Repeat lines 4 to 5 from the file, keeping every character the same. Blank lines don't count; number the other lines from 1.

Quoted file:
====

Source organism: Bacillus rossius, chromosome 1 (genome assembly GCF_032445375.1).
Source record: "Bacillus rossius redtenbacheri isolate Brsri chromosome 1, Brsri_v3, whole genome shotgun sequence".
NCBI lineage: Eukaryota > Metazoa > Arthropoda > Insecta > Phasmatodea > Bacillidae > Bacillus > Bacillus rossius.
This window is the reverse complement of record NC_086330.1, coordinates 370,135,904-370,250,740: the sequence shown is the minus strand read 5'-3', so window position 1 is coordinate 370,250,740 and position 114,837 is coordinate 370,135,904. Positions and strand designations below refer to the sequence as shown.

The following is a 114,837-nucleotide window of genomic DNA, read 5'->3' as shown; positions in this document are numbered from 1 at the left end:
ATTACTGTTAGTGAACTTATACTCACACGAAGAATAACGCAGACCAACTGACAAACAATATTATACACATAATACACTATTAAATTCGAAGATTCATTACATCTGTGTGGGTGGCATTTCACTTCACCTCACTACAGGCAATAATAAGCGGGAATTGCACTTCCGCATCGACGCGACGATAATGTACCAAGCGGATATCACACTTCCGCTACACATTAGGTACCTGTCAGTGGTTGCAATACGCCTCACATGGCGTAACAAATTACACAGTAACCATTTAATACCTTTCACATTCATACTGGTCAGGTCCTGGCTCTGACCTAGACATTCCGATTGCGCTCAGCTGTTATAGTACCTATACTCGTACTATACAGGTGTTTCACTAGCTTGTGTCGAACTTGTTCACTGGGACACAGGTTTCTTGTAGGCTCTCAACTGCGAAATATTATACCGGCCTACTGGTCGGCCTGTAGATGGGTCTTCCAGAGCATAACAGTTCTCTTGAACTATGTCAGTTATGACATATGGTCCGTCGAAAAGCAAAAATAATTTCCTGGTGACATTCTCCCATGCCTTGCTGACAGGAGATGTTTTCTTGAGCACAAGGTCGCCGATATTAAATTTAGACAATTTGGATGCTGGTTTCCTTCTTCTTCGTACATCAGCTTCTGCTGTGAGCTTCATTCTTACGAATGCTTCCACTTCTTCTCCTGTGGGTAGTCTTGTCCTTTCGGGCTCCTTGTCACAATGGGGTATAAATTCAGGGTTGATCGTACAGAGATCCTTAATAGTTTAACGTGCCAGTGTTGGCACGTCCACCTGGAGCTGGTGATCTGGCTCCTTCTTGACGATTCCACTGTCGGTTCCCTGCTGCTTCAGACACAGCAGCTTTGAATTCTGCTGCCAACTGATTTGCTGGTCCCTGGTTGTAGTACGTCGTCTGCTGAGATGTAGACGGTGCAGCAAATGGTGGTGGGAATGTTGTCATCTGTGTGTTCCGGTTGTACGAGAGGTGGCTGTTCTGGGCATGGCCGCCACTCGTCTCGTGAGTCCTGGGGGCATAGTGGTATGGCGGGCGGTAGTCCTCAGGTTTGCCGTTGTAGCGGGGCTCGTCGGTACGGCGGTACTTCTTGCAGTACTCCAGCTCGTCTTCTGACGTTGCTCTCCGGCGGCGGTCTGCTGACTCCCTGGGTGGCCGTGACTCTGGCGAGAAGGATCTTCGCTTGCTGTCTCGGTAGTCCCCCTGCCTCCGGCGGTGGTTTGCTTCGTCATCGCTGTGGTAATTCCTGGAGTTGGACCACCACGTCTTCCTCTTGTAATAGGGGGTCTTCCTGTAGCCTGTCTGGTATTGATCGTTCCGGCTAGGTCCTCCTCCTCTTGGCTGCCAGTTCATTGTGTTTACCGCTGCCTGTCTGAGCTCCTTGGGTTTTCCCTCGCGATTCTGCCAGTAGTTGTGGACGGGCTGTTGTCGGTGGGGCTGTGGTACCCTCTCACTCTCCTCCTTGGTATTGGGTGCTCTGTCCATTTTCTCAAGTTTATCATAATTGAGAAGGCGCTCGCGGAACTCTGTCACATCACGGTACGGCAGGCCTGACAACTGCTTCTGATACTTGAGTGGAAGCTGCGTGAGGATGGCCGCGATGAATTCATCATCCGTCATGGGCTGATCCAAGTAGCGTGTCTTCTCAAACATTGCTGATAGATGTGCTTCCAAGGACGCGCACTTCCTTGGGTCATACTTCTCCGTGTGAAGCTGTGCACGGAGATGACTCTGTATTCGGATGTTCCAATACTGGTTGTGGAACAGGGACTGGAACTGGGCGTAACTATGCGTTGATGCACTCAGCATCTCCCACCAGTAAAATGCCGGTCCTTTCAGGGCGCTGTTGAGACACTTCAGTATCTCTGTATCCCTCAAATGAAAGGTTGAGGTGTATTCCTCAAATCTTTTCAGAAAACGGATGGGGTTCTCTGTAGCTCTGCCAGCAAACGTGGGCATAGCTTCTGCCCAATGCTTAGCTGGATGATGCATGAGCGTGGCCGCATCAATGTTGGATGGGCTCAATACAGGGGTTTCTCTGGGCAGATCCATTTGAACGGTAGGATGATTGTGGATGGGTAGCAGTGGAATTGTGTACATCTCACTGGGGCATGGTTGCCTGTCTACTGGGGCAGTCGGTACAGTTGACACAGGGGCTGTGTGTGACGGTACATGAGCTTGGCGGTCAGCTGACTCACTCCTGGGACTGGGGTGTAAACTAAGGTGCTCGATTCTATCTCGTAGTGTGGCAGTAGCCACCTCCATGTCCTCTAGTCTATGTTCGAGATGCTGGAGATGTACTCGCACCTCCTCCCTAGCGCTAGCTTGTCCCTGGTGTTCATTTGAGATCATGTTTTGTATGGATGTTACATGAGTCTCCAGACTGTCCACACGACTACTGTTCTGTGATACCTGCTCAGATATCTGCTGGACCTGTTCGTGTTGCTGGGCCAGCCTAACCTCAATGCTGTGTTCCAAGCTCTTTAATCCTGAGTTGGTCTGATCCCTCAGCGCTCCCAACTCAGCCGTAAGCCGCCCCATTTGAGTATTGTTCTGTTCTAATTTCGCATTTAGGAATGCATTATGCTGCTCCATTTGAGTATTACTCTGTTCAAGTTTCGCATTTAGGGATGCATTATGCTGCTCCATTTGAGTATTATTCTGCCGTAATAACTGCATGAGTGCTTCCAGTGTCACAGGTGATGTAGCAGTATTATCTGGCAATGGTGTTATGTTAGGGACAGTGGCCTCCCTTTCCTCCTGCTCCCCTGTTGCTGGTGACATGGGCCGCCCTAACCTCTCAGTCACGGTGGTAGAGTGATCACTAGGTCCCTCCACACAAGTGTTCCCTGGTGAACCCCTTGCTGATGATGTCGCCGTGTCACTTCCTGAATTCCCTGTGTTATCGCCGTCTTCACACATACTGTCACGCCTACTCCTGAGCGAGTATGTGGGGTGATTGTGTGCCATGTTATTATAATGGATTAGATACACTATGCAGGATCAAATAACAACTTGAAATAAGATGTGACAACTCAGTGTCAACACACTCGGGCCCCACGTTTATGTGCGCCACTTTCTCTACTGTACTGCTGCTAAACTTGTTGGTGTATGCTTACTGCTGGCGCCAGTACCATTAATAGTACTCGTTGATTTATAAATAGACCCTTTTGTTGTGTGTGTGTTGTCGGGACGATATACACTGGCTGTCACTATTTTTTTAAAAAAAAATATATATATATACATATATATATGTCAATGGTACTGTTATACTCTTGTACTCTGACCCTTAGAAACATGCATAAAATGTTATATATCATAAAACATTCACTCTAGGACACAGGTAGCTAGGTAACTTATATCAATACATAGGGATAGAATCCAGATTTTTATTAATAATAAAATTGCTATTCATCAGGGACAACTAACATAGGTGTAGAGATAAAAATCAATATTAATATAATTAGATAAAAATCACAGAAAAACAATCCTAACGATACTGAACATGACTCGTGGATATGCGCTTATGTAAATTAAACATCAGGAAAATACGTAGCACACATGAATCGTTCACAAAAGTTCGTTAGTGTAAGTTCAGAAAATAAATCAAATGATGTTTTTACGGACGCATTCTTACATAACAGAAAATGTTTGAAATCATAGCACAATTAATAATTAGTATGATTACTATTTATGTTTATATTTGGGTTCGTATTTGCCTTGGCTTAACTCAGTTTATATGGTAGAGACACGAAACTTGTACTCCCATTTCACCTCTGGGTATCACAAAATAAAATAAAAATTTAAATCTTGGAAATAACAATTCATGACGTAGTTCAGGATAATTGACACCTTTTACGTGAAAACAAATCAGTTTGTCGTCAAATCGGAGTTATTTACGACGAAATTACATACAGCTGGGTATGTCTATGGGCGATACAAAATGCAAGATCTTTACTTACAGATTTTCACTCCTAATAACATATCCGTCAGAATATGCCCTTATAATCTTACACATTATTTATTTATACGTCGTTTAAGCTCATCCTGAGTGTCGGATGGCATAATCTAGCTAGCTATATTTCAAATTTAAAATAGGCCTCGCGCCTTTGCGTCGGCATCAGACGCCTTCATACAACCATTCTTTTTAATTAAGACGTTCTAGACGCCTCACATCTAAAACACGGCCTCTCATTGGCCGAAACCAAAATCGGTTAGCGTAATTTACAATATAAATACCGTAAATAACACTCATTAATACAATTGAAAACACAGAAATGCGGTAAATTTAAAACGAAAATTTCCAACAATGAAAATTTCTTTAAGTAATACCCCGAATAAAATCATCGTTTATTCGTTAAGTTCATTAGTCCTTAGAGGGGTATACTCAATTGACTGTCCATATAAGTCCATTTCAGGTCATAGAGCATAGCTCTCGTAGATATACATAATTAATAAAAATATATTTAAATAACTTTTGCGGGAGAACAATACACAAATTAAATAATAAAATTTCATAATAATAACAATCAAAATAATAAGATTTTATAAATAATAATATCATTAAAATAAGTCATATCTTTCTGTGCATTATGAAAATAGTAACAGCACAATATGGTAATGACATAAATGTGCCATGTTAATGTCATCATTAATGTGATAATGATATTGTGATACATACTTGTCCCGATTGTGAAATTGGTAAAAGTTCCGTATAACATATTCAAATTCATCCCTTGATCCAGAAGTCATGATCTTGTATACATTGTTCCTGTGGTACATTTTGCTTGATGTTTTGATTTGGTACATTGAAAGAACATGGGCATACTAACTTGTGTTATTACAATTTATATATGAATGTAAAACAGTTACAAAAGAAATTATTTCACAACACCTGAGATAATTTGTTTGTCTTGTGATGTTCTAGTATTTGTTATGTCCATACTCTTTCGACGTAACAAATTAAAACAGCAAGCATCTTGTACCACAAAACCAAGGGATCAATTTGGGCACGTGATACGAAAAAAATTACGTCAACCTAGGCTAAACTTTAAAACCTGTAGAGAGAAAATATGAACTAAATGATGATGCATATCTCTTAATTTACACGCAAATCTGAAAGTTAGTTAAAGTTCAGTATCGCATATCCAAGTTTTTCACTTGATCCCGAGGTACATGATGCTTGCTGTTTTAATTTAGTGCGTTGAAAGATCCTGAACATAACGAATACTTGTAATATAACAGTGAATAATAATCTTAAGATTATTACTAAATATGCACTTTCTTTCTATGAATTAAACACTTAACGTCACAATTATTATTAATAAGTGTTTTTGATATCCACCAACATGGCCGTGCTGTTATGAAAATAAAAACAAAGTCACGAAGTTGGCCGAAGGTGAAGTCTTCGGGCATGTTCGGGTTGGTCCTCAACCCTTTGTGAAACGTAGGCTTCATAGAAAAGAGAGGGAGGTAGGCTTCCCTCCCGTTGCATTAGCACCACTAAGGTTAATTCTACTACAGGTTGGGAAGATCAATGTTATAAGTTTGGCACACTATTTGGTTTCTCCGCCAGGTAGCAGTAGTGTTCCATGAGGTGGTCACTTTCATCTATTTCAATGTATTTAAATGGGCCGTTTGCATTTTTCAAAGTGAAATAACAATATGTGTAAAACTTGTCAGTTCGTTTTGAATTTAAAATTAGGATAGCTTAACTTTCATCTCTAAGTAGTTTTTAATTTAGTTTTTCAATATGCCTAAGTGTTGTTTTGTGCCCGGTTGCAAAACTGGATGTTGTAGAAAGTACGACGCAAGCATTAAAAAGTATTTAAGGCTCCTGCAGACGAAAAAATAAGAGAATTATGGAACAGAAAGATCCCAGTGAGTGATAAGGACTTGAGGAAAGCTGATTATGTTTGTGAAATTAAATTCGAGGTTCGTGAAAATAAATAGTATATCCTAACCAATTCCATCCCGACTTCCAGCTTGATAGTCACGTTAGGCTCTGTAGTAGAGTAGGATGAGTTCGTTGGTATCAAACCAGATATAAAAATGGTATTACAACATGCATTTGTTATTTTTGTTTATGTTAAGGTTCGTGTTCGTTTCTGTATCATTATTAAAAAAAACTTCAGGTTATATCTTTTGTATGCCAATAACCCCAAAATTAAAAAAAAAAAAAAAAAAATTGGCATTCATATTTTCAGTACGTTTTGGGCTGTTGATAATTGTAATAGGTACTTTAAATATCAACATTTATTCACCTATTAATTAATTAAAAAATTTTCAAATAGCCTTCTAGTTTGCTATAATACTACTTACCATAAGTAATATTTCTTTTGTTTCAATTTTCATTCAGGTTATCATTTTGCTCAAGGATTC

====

This window is the reverse complement of record NC_086330.1, coordinates 370,135,904-370,250,740: the sequence shown is the minus strand read 5'-3', so window position 1 is coordinate 370,250,740 and position 114,837 is coordinate 370,135,904. Positions and strand designations below refer to the sequence as shown.

The following is a 114,837-nucleotide window of genomic DNA, read 5'->3' as shown; positions in this document are numbered from 1 at the left end: